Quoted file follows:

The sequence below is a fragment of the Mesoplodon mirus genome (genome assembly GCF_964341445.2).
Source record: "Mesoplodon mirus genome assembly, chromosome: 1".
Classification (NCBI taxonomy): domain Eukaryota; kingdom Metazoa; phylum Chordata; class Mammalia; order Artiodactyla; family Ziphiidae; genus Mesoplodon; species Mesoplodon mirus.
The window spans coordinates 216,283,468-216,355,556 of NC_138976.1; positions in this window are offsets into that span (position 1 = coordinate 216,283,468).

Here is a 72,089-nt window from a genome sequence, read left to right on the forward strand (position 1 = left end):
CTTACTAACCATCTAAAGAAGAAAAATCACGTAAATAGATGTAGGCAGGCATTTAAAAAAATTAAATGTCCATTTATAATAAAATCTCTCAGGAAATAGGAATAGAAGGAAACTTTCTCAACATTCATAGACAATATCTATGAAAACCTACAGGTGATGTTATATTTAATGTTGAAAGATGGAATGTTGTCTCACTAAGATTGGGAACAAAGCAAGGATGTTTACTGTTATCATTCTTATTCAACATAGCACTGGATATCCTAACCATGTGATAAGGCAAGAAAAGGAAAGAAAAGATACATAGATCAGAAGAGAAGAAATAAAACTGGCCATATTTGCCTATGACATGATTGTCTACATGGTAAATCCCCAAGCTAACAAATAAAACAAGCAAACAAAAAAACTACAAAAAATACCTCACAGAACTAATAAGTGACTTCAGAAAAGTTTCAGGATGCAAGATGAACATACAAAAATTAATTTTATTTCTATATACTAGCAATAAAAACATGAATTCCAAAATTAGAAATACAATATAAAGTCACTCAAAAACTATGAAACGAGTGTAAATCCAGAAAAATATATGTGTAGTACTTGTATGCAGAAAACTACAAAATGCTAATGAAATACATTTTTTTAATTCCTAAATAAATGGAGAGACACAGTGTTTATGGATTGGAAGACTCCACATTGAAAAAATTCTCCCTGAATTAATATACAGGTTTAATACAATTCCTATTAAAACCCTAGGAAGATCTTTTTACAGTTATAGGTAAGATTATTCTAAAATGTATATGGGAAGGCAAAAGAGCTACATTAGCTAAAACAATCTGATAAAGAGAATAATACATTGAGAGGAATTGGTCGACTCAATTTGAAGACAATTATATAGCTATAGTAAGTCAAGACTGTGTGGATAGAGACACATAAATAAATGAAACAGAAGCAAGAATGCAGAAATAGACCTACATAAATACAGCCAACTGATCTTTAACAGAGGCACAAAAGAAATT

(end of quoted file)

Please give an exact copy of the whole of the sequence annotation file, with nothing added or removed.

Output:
The sequence below is a fragment of the Mesoplodon mirus genome (genome assembly GCF_964341445.2).
Source record: "Mesoplodon mirus genome assembly, chromosome: 1".
Classification (NCBI taxonomy): domain Eukaryota; kingdom Metazoa; phylum Chordata; class Mammalia; order Artiodactyla; family Ziphiidae; genus Mesoplodon; species Mesoplodon mirus.
The window spans coordinates 216,283,468-216,355,556 of NC_138976.1; positions in this window are offsets into that span (position 1 = coordinate 216,283,468).

Here is a 72,089-nt window from a genome sequence, read left to right on the forward strand (position 1 = left end):
CTTACTAACCATCTAAAGAAGAAAAATCACGTAAATAGATGTAGGCAGGCATTTAAAAAAATTAAATGTCCATTTATAATAAAATCTCTCAGGAAATAGGAATAGAAGGAAACTTTCTCAACATTCATAGACAATATCTATGAAAACCTACAGGTGATGTTATATTTAATGTTGAAAGATGGAATGTTGTCTCACTAAGATTGGGAACAAAGCAAGGATGTTTACTGTTATCATTCTTATTCAACATAGCACTGGATATCCTAACCATGTGATAAGGCAAGAAAAGGAAAGAAAAGATACATAGATCAGAAGAGAAGAAATAAAACTGGCCATATTTGCCTATGACATGATTGTCTACATGGTAAATCCCCAAGCTAACAAATAAAACAAGCAAACAAAAAAACTACAAAAAATACCTCACAGAACTAATAAGTGACTTCAGAAAAGTTTCAGGATGCAAGATGAACATACAAAAATTAATTTTATTTCTATATACTAGCAATAAAAACATGAATTCCAAAATTAGAAATACAATATAAAGTCACTCAAAAACTATGAAACGAGTGTAAATCCAGAAAAATATATGTGTAGTACTTGTATGCAGAAAACTACAAAATGCTAATGAAATACATTTTTTTAATTCCTAAATAAATGGAGAGACACAGTGTTTATGGATTGGAAGACTCCACATTGAAAAAATTCTCCCTGAATTAATATACAGGTTTAATACAATTCCTATTAAAACCCTAGGAAGATCTTTTTACAGTTATAGGTAAGATTATTCTAAAATGTATATGGGAAGGCAAAAGAGCTACATTAGCTAAAACAATCTGATAAAGAGAATAATACATTGAGAGGAATTGGTCGACTCAATTTGAAGACAATTATATAGCTATAGTAAGTCAAGACTGTGTGGATAGAGACACATAAATAAATGAAACAGAAGCAAGAATGCAGAAATAGACCTACATAAATACAGCCAACTGATCTTTAACAGAGGCACAAAAGAAATT